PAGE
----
And he, perhaps, of finer mould, rich in the great gifts of imagination and study, who links in harmonious verse the noblest deeds or highest aspirations of our race, or his brother poet, who, on canvas or in marble, gives shape to the poet's dream, and records the hero's achievement, how often do these tire and faint in the turmoil of life's fierce fight, and sigh for the sustaining hand, or friendly glance, that shall nerve them to continued conflict! nay, how often are they utterly cast down and forsaken, because the unheeding votaries of commerce, wanting in the finer sensibilities, crushed out of them by ceaseless efforts to make a living or amass wealth, cannot understand the works submitted to their patronage, and "pass by on the other side!"

No! beautiful and attractive as is the dream that peace and successful commerce minister to the triumph of the peaceful arts, the most eloquent attempts to support such a conclusion from history will only half persuade, so long as the "merchant princes" of the "living present" give no general indication that their hearts are stirred within them by the graces of poetry and art; nor evidence the humanizing influence of commerce by grateful commemoration of those enterprising heroes "with souls thrice bound in brass," who dared so many dangers, endured so much hardship, and opened so many highways for the peaceful arts. Let us not have to wait until all those highways are profaned, even more than they are, by the tread of hideous war; let us not have to wait until they are paved with the slaughtered dead, nor until some other bloodstained, but magnanimous conqueror, shall again show that in the train of successful war is the triumph of the peaceful arts!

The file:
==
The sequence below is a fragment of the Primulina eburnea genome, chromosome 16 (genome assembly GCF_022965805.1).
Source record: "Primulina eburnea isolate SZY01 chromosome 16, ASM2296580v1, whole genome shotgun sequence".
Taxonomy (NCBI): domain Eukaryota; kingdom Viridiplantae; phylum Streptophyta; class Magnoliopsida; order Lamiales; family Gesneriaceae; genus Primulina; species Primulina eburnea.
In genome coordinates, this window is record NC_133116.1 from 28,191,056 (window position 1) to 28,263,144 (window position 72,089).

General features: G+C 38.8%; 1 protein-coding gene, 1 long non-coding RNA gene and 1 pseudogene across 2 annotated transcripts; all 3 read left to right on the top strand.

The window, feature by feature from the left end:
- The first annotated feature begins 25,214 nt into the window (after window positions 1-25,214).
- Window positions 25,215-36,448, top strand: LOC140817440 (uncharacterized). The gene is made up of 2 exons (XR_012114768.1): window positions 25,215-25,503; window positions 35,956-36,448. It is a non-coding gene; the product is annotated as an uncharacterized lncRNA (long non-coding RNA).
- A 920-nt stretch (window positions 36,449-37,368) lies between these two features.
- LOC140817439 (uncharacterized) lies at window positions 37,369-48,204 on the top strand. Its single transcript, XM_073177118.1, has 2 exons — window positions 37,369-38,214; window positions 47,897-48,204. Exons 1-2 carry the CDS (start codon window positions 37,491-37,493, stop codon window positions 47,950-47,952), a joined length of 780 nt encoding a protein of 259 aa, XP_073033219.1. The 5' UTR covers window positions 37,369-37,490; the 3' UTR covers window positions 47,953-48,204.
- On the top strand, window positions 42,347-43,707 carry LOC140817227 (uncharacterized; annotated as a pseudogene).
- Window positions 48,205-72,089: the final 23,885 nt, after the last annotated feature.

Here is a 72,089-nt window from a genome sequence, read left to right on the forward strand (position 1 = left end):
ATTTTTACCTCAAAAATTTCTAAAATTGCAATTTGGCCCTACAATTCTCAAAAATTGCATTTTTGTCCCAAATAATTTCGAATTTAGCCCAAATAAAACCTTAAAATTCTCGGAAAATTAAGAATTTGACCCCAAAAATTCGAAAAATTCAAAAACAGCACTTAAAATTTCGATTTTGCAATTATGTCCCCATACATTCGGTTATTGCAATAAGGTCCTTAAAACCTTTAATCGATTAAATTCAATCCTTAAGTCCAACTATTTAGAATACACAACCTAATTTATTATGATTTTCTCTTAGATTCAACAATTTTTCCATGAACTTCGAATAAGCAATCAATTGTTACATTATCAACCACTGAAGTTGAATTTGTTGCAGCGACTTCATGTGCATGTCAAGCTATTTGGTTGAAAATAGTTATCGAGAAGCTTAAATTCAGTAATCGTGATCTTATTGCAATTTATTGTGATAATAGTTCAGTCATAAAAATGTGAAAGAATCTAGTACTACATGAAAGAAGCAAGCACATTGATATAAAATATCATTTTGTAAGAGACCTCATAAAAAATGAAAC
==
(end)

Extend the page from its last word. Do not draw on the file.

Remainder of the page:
FOURTH MEETING.

ROYAL INSTITUTION, November 28, 1853.

J. B. YATES, Esq., F.S.A., VICE-PRESIDENT, in the chair. Mr. THOMAS CROXON ARCHER was ballotted for, and duly electe Ordinary Member.

Mr. J. B. YATES read extracts from a paper, on the "Palati Jurisdiction of the City of Chester," with a Memorial of the Life Character of Edward, third Earl of Derby.

Mr. J. T. TOWSON read the first part of a paper on "Great Ci Sailing."

FIFTH MEETING.

ROYAL INSTITUTION.-December 12, 1853.

J. B. YATES, Esq., F.S.A., VICE-PRESIDENT, in the Chair. The Rev. JAMES PORTER, B.A., Mr. THOMAS MCNICHOLL, JOSEPH GODDEN, and Mr. JOHN KEATES, were ballotted for, and du elected Ordinary Members.

Mr. J. T. Towson concluded his paper on

GREAT CIRCLE SAILING.

GREAT CIRCLE SAILING is the art of navigating a ship by the shorte possible route. A straight line is absolutely the shortest track betwee any two points; but a straight line cannot be projected on the surfac of a globe. It must either touch it at one point, passing off from th surface as a tangent; or, if two points on such a surface be united by straight line, it must be effected by tunnelling below the surface; the straight line in this last case being the chord of the arc between the two points. Since then we cannot sail over the surface of the ocean in a straight line, let us inquire what route is practicable, which differs less than any other from a straight line. This we shall find to be what we denominate the arc of a great circle. If we slightly bend a straight rod